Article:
Albuquerque, New Mexico
June 24, 2001
June 24, 2001
June 27, 2001
6.433.1 - 6.433.18
Engineering Experiments Utilizing an Automated Breadmaker By Robert P. Hesketh, C. Stewart Slater, and Carol Rea Flynn, Chemical Engineering, Rowan University, Glassboro NJ 08028-1701 Prepared for 2001 ASEE Annual Conference Session 2213, June 26, 2001
Breadmaking is a technology with a long history, starting with the Egyptians baking loaves of bread over 6000 years ago. Since then, the process of bread making has become fully automated through the use of bulk transportation of ingredients, large mechanical mixers, conveyors, environmentally controlled proofing chambers, high efficiency ovens, cutters, and packaging equipment. This process of bread making can be classified into several unit operations including particle transport, mixing, fermentation, and baking. This industrial process has been fully automated in the relatively new bench top breadmaking machines. At Rowan we have used breadmaking machines for a number of experiments starting with freshman level mass balances, reverse engineering, data acquisition, to upper level heat transfer, biochemical reactions, and mixing. These relatively modest priced machines also have the added advantage of filling the laboratory with the ever pleasing aroma baking bread!
This paper contains descriptions of the experiments that have been conducted with breadmakers and presents methods for incorporation of these ideas into existing engineering courses.
Purpose: The breadmaker uses many chemical engineering principles. Data acquisition, which is useful to anybody in engineering, and can be taught at a freshmen level, heat transfer, which can be done at a junior level, and many others that we will not discuss here. In this workshop we will show you experiments starting from a freshman level data acquisition, to juniors level heat and mass transfer.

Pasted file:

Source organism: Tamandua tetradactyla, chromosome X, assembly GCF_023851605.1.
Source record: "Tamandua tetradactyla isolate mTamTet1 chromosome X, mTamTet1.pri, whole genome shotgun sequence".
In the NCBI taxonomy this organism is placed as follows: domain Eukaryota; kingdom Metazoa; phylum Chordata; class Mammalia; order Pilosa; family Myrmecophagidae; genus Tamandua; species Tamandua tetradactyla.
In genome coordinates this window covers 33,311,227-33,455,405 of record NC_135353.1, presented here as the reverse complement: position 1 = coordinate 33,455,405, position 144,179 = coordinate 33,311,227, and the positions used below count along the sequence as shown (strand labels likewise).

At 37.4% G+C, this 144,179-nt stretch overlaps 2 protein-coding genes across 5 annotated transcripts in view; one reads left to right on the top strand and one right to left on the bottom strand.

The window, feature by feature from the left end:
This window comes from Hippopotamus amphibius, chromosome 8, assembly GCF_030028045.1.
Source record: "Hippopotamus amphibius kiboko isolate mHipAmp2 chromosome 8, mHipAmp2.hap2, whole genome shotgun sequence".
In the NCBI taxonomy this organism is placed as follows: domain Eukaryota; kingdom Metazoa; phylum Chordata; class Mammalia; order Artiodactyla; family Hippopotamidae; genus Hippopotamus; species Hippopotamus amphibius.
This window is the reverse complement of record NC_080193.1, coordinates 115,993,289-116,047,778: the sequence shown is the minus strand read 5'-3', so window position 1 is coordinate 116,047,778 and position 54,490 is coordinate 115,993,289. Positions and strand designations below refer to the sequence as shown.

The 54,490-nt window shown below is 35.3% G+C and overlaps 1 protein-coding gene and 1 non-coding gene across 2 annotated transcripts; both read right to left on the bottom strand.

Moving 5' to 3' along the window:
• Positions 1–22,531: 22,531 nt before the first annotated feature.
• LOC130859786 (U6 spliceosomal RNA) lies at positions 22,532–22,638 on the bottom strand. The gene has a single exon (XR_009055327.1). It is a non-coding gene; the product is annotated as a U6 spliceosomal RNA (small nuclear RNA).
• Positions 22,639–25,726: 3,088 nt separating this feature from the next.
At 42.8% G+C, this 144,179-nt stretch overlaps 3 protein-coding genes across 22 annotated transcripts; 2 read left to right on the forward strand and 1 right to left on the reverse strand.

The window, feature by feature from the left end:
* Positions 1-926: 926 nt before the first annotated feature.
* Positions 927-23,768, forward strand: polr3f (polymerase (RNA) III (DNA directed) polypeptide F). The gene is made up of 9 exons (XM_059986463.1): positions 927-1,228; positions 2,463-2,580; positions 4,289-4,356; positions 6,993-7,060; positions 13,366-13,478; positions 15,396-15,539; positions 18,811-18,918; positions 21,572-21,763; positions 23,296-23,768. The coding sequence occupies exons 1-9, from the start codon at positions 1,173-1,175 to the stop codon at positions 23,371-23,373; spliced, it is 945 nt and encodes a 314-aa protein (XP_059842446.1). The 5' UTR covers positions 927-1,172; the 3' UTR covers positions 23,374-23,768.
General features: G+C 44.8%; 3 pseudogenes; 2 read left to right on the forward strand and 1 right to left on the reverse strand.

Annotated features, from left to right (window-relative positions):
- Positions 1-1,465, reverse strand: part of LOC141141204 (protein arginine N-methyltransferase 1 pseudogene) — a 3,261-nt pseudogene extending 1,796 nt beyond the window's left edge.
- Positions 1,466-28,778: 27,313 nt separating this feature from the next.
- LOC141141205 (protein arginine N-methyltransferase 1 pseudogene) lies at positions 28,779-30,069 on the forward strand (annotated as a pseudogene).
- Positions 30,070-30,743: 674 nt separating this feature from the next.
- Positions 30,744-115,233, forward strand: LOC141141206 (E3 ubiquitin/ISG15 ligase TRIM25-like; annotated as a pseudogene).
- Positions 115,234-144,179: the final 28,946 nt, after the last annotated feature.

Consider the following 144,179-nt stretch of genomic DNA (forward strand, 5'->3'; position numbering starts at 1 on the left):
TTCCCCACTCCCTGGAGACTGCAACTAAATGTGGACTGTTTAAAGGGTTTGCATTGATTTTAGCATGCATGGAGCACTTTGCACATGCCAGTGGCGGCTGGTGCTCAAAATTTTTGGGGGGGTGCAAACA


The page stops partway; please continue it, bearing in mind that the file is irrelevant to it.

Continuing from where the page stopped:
Introduction The Egyptians made the first loaves of bread over 6000 years ago. Since then, the process of bread making has become fully automated through the use of bulk transportation of ingredients, large mechanical mixers, conveyors, environmentally controlled proofing chambers, high efficiency ovens, cutters, and packaging equipment. The process of bread making can be separated into a series of unit operations – transportation of materials, mixing, fermentation, and baking. Each unit operation has mechanical / electrical function and/or chemical reactions associated with the unit operation.
Flynn, C., & Hesketh, R., & Slater, C. S. (2001, June), Engineering Experiments Utilizing An Automated Breadmaker Paper presented at 2001 Annual Conference, Albuquerque, New Mexico. 10.18260/1-2--9195
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